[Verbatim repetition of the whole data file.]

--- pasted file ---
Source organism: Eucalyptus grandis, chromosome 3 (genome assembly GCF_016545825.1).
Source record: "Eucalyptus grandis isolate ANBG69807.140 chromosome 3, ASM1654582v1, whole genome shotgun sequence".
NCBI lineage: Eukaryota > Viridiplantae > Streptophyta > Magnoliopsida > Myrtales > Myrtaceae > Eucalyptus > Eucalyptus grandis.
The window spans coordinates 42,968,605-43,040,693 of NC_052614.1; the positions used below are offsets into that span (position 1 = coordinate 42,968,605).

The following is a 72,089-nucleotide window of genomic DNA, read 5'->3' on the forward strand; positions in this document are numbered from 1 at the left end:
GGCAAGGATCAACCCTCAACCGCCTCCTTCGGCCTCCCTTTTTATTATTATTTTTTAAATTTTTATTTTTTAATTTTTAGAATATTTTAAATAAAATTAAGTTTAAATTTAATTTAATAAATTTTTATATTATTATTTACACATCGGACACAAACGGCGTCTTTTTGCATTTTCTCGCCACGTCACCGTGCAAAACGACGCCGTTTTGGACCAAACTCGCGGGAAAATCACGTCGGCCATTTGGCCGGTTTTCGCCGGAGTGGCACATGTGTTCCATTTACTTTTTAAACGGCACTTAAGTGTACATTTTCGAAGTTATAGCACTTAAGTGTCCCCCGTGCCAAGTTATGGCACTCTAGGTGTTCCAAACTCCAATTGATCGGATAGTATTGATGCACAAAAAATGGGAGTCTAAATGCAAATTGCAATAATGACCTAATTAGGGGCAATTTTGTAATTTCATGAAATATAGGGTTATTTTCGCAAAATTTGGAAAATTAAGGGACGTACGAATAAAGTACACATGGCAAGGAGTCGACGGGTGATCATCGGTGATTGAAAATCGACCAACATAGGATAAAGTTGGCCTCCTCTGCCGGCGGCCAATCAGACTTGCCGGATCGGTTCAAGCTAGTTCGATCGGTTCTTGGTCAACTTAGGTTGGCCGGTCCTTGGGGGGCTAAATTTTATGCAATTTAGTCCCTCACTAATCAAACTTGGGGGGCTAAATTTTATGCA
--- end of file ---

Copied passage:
Source organism: Eucalyptus grandis, chromosome 3 (genome assembly GCF_016545825.1).
Source record: "Eucalyptus grandis isolate ANBG69807.140 chromosome 3, ASM1654582v1, whole genome shotgun sequence".
NCBI lineage: Eukaryota > Viridiplantae > Streptophyta > Magnoliopsida > Myrtales > Myrtaceae > Eucalyptus > Eucalyptus grandis.
The window spans coordinates 42,968,605-43,040,693 of NC_052614.1; the positions used below are offsets into that span (position 1 = coordinate 42,968,605).

The following is a 72,089-nucleotide window of genomic DNA, read 5'->3' on the forward strand; positions in this document are numbered from 1 at the left end:
GGCAAGGATCAACCCTCAACCGCCTCCTTCGGCCTCCCTTTTTATTATTATTTTTTAAATTTTTATTTTTTAATTTTTAGAATATTTTAAATAAAATTAAGTTTAAATTTAATTTAATAAATTTTTATATTATTATTTACACATCGGACACAAACGGCGTCTTTTTGCATTTTCTCGCCACGTCACCGTGCAAAACGACGCCGTTTTGGACCAAACTCGCGGGAAAATCACGTCGGCCATTTGGCCGGTTTTCGCCGGAGTGGCACATGTGTTCCATTTACTTTTTAAACGGCACTTAAGTGTACATTTTCGAAGTTATAGCACTTAAGTGTCCCCCGTGCCAAGTTATGGCACTCTAGGTGTTCCAAACTCCAATTGATCGGATAGTATTGATGCACAAAAAATGGGAGTCTAAATGCAAATTGCAATAATGACCTAATTAGGGGCAATTTTGTAATTTCATGAAATATAGGGTTATTTTCGCAAAATTTGGAAAATTAAGGGACGTACGAATAAAGTACACATGGCAAGGAGTCGACGGGTGATCATCGGTGATTGAAAATCGACCAACATAGGATAAAGTTGGCCTCCTCTGCCGGCGGCCAATCAGACTTGCCGGATCGGTTCAAGCTAGTTCGATCGGTTCTTGGTCAACTTAGGTTGGCCGGTCCTTGGGGGGCTAAATTTTATGCAATTTAGTCCCTCACTAATCAAACTTGGGGGGCTAAATTTTATGCA